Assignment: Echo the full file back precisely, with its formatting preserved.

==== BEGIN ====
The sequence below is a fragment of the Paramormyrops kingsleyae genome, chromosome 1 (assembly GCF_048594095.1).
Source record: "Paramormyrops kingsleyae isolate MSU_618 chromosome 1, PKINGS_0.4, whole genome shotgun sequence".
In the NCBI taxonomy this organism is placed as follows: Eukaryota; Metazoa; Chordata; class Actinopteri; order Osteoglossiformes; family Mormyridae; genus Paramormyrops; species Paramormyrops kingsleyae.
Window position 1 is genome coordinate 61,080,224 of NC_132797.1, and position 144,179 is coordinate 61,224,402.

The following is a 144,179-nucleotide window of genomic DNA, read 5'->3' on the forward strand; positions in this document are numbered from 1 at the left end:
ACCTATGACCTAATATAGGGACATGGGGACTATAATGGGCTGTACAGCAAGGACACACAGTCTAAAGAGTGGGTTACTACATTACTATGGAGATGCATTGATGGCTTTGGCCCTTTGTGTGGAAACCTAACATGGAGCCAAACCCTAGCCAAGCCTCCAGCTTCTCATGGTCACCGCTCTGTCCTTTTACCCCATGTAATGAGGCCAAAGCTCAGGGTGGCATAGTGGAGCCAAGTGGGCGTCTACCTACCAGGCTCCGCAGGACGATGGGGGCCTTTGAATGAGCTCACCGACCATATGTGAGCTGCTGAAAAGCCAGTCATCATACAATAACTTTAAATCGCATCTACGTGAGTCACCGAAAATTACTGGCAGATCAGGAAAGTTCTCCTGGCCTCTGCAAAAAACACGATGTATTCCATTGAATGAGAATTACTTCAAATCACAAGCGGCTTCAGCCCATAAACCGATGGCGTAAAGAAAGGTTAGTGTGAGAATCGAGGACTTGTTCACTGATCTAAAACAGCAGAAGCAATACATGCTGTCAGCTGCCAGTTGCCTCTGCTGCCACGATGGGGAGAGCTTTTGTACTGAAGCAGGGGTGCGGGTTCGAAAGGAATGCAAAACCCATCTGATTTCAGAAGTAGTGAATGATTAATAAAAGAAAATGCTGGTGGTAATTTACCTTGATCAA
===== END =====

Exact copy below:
The sequence below is a fragment of the Paramormyrops kingsleyae genome, chromosome 1 (assembly GCF_048594095.1).
Source record: "Paramormyrops kingsleyae isolate MSU_618 chromosome 1, PKINGS_0.4, whole genome shotgun sequence".
In the NCBI taxonomy this organism is placed as follows: Eukaryota; Metazoa; Chordata; class Actinopteri; order Osteoglossiformes; family Mormyridae; genus Paramormyrops; species Paramormyrops kingsleyae.
Window position 1 is genome coordinate 61,080,224 of NC_132797.1, and position 144,179 is coordinate 61,224,402.

The following is a 144,179-nucleotide window of genomic DNA, read 5'->3' on the forward strand; positions in this document are numbered from 1 at the left end:
ACCTATGACCTAATATAGGGACATGGGGACTATAATGGGCTGTACAGCAAGGACACACAGTCTAAAGAGTGGGTTACTACATTACTATGGAGATGCATTGATGGCTTTGGCCCTTTGTGTGGAAACCTAACATGGAGCCAAACCCTAGCCAAGCCTCCAGCTTCTCATGGTCACCGCTCTGTCCTTTTACCCCATGTAATGAGGCCAAAGCTCAGGGTGGCATAGTGGAGCCAAGTGGGCGTCTACCTACCAGGCTCCGCAGGACGATGGGGGCCTTTGAATGAGCTCACCGACCATATGTGAGCTGCTGAAAAGCCAGTCATCATACAATAACTTTAAATCGCATCTACGTGAGTCACCGAAAATTACTGGCAGATCAGGAAAGTTCTCCTGGCCTCTGCAAAAAACACGATGTATTCCATTGAATGAGAATTACTTCAAATCACAAGCGGCTTCAGCCCATAAACCGATGGCGTAAAGAAAGGTTAGTGTGAGAATCGAGGACTTGTTCACTGATCTAAAACAGCAGAAGCAATACATGCTGTCAGCTGCCAGTTGCCTCTGCTGCCACGATGGGGAGAGCTTTTGTACTGAAGCAGGGGTGCGGGTTCGAAAGGAATGCAAAACCCATCTGATTTCAGAAGTAGTGAATGATTAATAAAAGAAAATGCTGGTGGTAATTTACCTTGATCAA